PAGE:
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Other Voting Methods

• Elections in the United States  • Other Voting Methods  • The Math

Assume that five members of a city council get to decide which of three candidates—A, B, or C—will be the new council president. Initially, they decide to use the plurality method, but that didn’t work: two council members chose A, two chose B, and one chose C. They therefore hired an election consultant, who explained some other possibilities.

 Plurality Borda, Condorcet Weighted Voting Approval Amandala A A-B-C A: 4B: 3C: 3 A, B, C Benji A A-C-B A: 5C: 4B: 1 A, C Chuck B B-C-A B: 5C: 4A: 1 B, C Daria B B-A-C B: 4A: 3C: 3 A, B, C Emil C C-B-A C: 10B: 0A: 0 C

The table above shows how the five council members (Amandala, Benji, Chuck, Daria, and Emil) voted.

Borda Count

The Borda count method allows voters to rank the candidates in order from best to worst. Candidates earn points depending on how they were ranked by each voter. Under the most common system, an election with n candidates gives n points to the top-ranked candidate, (n – 1) points to the second-ranked candidate, and so forth, with only 1 point going to the lowest ranked candidate.

For this election, there are three candidates, so the top ranked candidate receives 3 points, the second receives 2 points, and the third receives 1 point. For instance, Amandala orders the candidates A-B-C, so A gets 3 points, B gets 2 points, and C gets 1 point. If the other candidates receive points in the same way from the other voters, the results are 10 points for A, 11 points for B, and 9 points for C. Therefore, B would win if the Borda count method were used.

Weighted Voting

In weighted voting, each candidate is given a certain number of points to divide among all of the candidates. For this example, each voter was allowed to divide 10 points among three candidates. As you can see, Amandala liked A best, so she gave 4 points to A; but, she would have been happy enough with B or C, so she gave each of them 3 points. On the other hand, Emil really liked C but disliked A and B, so he gave all 10 points to C. When the points are totaled, A received 13 points, B received 13 points, but C received 24 points! If this weighted voting scheme were used, it would be a landslide victory for C.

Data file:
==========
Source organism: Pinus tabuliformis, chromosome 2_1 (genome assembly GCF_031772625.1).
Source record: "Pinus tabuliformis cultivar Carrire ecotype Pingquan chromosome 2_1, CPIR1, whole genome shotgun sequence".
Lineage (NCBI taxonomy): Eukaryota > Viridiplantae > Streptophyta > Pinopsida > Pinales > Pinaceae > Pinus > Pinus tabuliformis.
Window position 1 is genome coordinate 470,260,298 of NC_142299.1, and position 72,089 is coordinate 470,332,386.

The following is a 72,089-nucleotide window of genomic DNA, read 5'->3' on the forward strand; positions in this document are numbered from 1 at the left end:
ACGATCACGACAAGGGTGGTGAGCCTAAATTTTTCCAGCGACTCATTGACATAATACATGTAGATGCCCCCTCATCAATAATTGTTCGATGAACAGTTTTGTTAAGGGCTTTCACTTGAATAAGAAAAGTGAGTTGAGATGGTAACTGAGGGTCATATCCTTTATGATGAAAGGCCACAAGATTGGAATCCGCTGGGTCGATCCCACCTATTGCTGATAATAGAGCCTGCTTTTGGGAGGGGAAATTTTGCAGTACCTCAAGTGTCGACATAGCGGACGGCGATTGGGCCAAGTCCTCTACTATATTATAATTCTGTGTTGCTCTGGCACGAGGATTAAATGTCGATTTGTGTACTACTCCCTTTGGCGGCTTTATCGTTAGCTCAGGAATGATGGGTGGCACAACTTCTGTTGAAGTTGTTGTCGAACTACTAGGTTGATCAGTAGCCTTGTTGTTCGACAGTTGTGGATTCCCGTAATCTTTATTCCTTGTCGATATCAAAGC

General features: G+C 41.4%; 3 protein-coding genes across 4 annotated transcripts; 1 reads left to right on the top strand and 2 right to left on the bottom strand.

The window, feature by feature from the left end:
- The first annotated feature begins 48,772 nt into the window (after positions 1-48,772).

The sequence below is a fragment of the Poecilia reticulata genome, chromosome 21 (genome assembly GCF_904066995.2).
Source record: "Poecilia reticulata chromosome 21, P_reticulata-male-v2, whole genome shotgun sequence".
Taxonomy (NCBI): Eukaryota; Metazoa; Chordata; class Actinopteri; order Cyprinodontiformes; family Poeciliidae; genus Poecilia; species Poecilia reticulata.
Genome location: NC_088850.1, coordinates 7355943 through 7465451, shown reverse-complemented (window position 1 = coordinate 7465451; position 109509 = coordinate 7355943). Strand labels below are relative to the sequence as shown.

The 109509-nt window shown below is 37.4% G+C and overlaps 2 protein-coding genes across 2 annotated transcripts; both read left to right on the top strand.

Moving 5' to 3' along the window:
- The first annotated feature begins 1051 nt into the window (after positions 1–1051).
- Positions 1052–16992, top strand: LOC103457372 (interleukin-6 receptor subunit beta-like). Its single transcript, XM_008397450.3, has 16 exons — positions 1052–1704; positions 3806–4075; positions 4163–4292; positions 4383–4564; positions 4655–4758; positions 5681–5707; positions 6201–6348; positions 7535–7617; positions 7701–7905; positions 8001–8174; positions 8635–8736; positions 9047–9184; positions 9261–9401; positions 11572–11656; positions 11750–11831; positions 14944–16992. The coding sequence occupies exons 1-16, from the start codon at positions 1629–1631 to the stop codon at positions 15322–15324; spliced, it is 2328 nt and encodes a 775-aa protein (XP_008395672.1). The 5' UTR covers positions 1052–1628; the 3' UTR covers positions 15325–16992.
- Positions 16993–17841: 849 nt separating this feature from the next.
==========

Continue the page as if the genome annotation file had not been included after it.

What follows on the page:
(Note that the Borda count method is just a specific case of weighted voting. Each voter divides 6 points among 3 candidates in the ratio 3:2:1.)

Condorcet Method

The Condorcet method uses pair-wise comparisons. That is, each candidate is compared to every other candidate, and the candidate who wins the most of these comparisons wins the election.

Again using the rankings from the second column, the following results are tallied:

• A vs. B: 3 of the 5 voters ranked B higher than A
• A vs. C: 3 of the 5 voters ranked C higher than A
• B vs. C: 3 of the 5 voters ranked B higher than C

Because B won 2 comparisons, C won 1, and A won 0, B would win the election if the Condorcet method were used.

Approval

Under the Approval method, each voter identifies the candidate(s) that would be acceptable, and the winner is the candidate who is approved by the most voters.

As shown above, 3 of the voters approved of A, 3 approved of B, but all 5 approved of C. Therefore, C would win the election if the Approval method were used.

For an explanation of some other voting systems, visit the Electoral Reform Society or Mt. Holyoke College’s Proportional Representation Library.

Elections in the United States   • Other Voting Methods   • The Math

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